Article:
I thank the Chairman and the Deputies. I welcome the opportunity to speak to the committee today and I am heartened that it has identified penal reform as a priority for 2017. Today I would like to focus on the need to reduce the amount of people in prison and to improve prison conditions, with an emphasis on young adults. As part of my submission to the Committee I included our report Developing Inside: Transforming Prison for Young Adults – A New Approach to the Unique Needs of Young Adults (aged 18–24) in Prison. We all have a tendency, a desire even, to produce more and more reports and we are also at fault in this regard. It shows action and outputs. We do not, however, sufficiently measure the outcomes we have achieved from these. Ways to reduce the amount of people in prison are already known. Two reports produced by this Committee - which I have included in my submission - provide blueprints for radical penal reform. These reports are the report of the Sub-Committee on Crime and Punishment of the Joint Committee on Justice, Equality, Defence and Women's Rights entitled Alternatives to Fines and the Uses of Prison from March 2000 and the report by Joint Committee on Justice, Defence and Equality's entitled Report on Penal Reform from March 2013. These were cross party, non-partisan publications. There were no minority reports, so everyone was in agreement. Why is pressure not put on the Minister to implement all the recommendations of these reports?
In March 2000 the report Alternatives to Fines and the Uses of Prison determined that the balance of resources is skewed heavily towards prison and that punishment in the community should be the norm. In 2000, when the report was written, we had 2,948 people in prison. Today we have 3,722 people in prison. Given the skewed resources, we fail to address some of the underlying reasons why people commit crime, such as poverty, deprivation, social exclusion, educational failure, unemployment, homelessness, mental health and drug addiction. Some 13 years later the Joint Committee on Justice, Defence and Equality came up with the Report on Penal Reform, March 2013, which was more explicit, and recommended a decarceration strategy and called for the prison population to be reduced by one third. This target would mean around 2,900 people would be in prison by 2022, which will be some achievement, being a further reduction of 800 on today’s figures. If we look at the aspirations in the 2000 report, however, this would still be too high. Worryingly, the current figures suggest that progress in reducing prison numbers may have stalled. The number of people in prison last week was 3,784. This is higher than the average daily prison population in 2015. The 2000 report highlighted that the size of the prison estate and by extension the number of people we have in prison, is to a large extent a political calculation that "despite popular belief to the contrary, imprisonment rates have a very small impact on crime rates and can be lowered significantly without exposing the public to serious risk". I can refer the committee to several reports that attempt to forecast prison numbers in Ireland, but all these reports fail to realise that it is ultimately a political decision and can be as large as those numbers as we have seen in the US, or numbers as small as those seen in Scandinavian countries.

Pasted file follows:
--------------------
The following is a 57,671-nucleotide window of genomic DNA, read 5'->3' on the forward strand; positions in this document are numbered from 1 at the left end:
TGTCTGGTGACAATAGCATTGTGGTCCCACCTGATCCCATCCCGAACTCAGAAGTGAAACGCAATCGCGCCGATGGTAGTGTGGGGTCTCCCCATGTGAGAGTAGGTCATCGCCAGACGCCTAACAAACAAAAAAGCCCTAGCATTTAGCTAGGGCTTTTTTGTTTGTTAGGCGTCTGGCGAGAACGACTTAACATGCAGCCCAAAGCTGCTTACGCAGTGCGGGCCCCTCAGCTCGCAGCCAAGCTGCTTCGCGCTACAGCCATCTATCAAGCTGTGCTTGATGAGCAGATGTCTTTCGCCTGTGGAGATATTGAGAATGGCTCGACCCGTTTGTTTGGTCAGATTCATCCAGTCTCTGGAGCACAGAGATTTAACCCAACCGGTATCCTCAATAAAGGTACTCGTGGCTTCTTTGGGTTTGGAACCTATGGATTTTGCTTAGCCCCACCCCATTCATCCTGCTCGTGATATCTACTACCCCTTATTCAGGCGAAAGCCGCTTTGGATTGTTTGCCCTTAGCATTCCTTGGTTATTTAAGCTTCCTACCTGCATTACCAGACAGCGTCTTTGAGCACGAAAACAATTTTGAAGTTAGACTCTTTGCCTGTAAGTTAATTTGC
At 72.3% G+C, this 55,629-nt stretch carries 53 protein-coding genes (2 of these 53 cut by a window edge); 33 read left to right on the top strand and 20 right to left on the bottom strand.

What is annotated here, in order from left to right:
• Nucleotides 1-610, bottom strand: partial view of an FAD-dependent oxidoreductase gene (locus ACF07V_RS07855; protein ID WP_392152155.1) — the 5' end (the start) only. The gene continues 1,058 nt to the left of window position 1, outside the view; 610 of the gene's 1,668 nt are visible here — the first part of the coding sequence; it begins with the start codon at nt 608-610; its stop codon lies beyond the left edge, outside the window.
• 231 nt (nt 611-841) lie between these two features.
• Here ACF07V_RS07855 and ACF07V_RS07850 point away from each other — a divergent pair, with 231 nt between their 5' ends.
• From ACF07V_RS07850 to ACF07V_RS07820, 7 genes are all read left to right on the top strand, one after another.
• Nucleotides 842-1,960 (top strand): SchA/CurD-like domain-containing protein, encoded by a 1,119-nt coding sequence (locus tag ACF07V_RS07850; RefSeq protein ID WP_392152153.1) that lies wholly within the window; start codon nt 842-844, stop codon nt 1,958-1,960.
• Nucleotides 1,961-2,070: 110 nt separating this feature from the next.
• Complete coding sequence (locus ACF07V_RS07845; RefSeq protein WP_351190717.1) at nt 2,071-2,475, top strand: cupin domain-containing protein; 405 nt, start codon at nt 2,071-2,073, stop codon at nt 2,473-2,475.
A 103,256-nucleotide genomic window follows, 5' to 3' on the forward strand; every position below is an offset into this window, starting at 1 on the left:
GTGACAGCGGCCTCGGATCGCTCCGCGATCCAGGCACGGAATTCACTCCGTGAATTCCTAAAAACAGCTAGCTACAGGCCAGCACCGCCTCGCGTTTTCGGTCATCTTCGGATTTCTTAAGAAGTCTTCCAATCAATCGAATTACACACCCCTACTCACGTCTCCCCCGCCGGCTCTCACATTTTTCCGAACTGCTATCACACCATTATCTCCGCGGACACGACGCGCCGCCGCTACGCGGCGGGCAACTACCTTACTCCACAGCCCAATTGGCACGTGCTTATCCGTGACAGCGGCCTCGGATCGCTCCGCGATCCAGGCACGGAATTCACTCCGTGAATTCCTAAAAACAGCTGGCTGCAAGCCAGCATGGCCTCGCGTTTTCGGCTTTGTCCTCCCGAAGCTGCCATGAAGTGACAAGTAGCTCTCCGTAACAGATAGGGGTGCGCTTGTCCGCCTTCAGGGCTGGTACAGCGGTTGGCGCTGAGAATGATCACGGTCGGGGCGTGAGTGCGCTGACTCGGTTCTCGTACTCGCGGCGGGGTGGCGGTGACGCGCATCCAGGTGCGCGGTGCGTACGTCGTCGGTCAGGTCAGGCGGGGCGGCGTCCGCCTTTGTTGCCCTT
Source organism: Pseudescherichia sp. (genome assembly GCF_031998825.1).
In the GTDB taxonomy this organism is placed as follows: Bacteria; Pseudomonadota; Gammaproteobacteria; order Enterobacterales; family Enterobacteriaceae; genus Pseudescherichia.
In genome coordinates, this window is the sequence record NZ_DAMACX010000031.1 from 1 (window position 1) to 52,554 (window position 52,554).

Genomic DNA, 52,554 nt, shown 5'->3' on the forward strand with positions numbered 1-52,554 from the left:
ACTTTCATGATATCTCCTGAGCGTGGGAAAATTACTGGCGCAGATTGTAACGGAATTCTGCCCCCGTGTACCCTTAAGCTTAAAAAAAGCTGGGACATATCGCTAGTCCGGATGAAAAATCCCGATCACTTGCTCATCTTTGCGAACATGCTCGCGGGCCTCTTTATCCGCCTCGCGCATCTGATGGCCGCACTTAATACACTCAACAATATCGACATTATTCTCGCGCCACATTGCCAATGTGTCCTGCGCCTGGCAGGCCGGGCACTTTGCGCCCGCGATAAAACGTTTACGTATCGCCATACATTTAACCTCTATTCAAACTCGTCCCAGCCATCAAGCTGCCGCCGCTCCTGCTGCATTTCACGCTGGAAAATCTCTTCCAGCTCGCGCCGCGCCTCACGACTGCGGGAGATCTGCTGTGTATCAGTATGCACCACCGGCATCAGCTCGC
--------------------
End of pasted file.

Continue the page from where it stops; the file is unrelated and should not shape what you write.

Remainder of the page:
I will now turn to the issue of women in prisons. While the numbers of people in prison on any given day has reduced significantly in recent years, the numbers of people being sent to prison continues to increase. This is particularly so for women. The Jesuit Centre for Faith and Justice is concerned about the dramatic increase in the daily population of women in prison and numbers of women being sent to prison annually. Proposed solutions to reducing the number of women in prison – by providing a step-down unit – reflects the failed institutionalised approaches of the past. Large hostel style accommodation post-release or part of a step-down programme will not dramatically break the cycle of homelessness or poverty. The approach taken within the housing organisations such as the Housing First approach is required.
We would have a number of recommendations about prison numbers. A renewed commitment to the recommendations of the two Justice Committee Reports should be placed on record. A decision should be made - maybe not today - around what number of prison places we should have in Ireland and ultimately a cap placed on prison numbers. We recommend a Housing First approach as an alternative to the step-down facility for women exiting prison.
With regard to conditions the 2000 committee report highlighted that many prisoners are held in conditions which are unnecessarily secure. It said that a “one size fits all philosophy is not appropriate. There is a need for different mixes of restriction and supervision [and that for the future] prisons constructed should be flexible, arranged around self-contained units. Regimes should be programme-driven and open to the possibilities of individual change". This was also echoed in the 2013 report which called for a greater use of open prisons.
Unfortunately, for the most part our prison estate is a one-size model. Since 2000 we have continued to increase prison sizes and we still rely on closed prisons, which still dominate, with limited access to self-management. New builds since 2000 including the Midlands Prison and Cork Prison - and also in Castlerea Prison - did not look to innovate in how we detain people. The Midlands Prison accommodates 870 people which, along with Cork Prison, mimics prison design from the 19th century. To put this in context, prisons with a maximum capacity for 300 persons are seen as best practice. The 1985 Whitaker report recommended 100 as maximum capacity. Prisons seen as progressive such as Shanganagh Castle and Fort Mitchel were closed in the early 2000s.